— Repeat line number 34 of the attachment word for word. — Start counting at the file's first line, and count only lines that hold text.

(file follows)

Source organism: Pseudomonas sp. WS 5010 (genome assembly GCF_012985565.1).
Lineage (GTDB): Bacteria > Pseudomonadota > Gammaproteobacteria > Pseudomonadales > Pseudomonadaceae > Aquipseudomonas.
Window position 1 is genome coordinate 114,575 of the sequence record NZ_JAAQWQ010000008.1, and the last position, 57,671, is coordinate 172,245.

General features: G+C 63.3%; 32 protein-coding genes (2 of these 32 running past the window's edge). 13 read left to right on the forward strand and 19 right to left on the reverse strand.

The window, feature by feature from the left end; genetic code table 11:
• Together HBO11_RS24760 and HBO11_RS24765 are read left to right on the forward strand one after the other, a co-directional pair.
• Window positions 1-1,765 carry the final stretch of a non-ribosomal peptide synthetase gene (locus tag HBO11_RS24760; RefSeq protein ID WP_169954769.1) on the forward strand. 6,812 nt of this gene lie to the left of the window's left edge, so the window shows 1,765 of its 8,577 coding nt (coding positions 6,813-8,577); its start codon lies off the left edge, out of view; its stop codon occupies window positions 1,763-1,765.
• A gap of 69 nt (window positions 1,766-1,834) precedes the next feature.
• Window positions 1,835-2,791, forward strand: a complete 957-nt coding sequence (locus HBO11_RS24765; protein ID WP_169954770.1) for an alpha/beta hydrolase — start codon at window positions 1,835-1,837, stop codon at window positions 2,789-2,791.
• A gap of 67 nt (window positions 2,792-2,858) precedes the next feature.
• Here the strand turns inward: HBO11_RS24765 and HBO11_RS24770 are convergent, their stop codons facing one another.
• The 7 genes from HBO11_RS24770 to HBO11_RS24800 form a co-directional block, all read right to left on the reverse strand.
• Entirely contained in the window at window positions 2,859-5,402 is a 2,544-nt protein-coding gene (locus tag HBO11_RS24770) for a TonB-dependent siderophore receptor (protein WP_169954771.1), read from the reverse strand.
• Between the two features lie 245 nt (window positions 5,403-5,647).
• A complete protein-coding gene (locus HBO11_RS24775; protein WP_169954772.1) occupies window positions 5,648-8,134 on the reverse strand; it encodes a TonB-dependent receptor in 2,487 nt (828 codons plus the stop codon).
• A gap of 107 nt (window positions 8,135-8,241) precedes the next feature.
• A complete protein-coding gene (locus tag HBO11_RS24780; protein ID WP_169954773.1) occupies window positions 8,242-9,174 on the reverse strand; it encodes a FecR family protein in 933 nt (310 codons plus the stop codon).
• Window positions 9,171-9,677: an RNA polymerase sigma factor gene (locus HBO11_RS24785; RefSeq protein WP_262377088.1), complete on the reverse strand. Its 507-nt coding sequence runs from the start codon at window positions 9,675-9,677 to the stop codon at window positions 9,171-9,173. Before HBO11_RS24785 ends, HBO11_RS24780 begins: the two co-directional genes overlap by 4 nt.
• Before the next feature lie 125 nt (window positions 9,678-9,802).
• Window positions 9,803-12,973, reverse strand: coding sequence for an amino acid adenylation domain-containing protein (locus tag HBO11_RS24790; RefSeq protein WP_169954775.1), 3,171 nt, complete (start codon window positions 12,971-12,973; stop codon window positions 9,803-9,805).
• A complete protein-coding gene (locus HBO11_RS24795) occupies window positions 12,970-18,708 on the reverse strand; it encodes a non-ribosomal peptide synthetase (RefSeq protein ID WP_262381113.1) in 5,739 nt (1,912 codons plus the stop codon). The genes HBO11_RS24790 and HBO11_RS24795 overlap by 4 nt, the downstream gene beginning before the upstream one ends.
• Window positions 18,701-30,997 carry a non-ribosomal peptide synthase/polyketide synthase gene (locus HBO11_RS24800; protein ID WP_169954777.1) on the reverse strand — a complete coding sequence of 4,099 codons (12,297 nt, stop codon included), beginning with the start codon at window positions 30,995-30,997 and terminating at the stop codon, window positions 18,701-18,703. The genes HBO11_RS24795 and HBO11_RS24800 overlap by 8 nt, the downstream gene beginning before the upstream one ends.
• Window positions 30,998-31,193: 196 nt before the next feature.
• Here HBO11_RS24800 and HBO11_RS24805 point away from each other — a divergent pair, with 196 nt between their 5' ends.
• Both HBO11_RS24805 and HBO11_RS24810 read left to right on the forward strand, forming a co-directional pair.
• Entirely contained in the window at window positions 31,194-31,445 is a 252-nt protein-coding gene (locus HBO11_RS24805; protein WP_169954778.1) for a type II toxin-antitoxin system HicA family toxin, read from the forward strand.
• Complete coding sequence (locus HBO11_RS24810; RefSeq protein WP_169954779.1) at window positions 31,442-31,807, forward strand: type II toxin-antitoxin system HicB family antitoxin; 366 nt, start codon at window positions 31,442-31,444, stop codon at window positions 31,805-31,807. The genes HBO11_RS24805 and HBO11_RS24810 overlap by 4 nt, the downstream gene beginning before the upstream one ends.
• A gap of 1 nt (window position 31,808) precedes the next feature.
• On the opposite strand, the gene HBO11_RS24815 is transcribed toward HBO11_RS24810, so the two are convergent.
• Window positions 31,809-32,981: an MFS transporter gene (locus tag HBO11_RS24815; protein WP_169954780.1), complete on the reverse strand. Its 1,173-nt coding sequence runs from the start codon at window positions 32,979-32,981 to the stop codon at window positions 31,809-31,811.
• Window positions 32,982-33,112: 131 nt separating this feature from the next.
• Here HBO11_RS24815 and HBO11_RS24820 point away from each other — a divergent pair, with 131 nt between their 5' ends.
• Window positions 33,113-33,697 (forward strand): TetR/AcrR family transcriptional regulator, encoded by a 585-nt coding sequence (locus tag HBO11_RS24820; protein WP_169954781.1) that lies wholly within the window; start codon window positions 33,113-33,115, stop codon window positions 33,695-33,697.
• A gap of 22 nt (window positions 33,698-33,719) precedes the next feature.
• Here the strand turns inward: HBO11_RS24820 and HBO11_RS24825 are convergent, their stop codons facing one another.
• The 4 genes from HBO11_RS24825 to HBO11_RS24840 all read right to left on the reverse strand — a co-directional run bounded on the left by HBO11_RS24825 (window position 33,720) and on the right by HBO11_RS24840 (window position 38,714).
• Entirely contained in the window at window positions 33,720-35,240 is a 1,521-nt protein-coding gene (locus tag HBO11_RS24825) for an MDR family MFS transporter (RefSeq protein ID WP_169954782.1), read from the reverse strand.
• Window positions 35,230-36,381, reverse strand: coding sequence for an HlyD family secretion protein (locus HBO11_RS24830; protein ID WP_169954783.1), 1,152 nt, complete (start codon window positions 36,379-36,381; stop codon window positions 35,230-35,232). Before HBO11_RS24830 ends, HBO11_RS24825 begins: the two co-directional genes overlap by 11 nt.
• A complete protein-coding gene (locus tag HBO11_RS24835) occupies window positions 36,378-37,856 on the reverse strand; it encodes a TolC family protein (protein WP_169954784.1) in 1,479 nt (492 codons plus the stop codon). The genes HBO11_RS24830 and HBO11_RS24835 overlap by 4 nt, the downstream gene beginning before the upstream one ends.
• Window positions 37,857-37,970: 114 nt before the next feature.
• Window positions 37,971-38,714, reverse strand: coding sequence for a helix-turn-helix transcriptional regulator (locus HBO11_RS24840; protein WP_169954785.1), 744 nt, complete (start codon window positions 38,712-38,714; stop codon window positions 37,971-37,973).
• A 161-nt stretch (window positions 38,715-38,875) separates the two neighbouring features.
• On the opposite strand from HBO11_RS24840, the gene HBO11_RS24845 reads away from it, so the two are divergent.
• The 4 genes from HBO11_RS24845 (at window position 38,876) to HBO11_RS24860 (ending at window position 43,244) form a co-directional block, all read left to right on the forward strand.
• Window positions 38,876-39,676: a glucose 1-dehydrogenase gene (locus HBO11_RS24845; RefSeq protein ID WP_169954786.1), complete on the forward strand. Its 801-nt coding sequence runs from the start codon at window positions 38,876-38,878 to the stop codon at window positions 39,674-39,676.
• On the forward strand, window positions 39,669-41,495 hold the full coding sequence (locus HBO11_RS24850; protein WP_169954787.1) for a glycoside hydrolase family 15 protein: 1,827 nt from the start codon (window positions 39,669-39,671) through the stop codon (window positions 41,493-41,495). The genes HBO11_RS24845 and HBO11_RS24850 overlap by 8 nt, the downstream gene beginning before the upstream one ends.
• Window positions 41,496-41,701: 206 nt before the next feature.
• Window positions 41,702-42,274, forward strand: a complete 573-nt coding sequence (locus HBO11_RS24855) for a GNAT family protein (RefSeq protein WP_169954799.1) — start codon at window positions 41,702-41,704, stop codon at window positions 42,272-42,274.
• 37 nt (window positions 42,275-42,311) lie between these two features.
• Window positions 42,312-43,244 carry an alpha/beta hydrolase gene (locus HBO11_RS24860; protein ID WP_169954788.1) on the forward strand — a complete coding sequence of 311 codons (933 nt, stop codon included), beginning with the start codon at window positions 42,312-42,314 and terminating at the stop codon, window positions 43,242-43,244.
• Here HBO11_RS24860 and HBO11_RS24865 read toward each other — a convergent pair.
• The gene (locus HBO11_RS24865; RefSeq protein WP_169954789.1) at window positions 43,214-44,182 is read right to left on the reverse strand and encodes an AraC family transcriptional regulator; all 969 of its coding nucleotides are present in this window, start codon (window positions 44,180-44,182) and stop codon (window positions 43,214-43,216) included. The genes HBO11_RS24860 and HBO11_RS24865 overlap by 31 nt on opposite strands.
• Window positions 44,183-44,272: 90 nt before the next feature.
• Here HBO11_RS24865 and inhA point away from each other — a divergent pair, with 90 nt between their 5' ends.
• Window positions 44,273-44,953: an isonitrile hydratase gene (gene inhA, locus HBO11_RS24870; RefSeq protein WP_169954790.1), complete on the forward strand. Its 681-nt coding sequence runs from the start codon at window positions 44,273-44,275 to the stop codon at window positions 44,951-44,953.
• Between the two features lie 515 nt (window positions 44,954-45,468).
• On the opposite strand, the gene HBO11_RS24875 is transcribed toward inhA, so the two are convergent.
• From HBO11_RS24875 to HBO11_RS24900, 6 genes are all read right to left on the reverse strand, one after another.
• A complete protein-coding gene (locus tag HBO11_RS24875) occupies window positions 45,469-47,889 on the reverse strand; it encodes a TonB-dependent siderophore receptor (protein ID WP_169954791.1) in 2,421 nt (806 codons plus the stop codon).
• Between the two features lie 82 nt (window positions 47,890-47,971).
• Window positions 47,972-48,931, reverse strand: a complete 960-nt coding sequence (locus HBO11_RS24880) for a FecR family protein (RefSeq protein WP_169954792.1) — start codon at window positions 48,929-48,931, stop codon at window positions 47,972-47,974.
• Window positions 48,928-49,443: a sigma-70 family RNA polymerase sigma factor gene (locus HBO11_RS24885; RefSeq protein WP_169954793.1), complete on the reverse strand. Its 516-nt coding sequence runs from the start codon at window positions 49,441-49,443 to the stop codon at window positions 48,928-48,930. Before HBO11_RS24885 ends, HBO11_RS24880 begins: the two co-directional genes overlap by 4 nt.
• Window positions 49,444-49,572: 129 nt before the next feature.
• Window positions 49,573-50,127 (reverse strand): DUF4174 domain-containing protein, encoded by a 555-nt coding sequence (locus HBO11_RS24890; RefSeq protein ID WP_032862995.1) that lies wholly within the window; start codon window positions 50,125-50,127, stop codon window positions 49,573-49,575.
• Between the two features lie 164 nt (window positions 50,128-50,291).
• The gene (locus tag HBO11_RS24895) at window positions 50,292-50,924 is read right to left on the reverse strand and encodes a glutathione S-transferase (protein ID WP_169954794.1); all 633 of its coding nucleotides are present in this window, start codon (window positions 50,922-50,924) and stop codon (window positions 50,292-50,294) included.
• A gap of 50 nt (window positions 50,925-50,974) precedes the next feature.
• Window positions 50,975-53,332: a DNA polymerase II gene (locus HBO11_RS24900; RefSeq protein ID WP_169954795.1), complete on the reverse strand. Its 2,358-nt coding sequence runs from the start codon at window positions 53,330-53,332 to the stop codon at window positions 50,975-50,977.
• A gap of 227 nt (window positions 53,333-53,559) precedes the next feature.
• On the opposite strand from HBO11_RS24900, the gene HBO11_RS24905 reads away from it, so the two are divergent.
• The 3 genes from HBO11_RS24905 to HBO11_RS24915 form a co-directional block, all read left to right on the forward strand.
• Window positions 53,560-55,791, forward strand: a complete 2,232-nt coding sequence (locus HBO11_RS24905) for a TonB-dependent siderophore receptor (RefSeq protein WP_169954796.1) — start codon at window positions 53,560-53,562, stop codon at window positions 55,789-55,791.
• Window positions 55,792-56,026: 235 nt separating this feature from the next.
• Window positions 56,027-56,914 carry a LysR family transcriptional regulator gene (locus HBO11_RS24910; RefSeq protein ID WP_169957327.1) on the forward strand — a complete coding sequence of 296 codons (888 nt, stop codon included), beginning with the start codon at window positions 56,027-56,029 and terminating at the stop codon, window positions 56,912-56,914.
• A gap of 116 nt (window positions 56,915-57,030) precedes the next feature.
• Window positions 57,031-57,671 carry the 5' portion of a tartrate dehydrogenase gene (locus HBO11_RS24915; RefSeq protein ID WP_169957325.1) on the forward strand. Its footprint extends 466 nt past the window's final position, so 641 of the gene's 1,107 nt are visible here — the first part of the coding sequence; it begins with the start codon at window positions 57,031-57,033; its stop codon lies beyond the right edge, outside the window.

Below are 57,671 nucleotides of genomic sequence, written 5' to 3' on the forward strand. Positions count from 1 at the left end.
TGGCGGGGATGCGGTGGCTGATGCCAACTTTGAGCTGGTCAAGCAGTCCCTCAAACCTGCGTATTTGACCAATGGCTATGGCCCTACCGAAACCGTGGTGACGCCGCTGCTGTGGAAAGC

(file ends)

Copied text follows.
• A gap of 22 nt (window positions 33,698-33,719) precedes the next feature.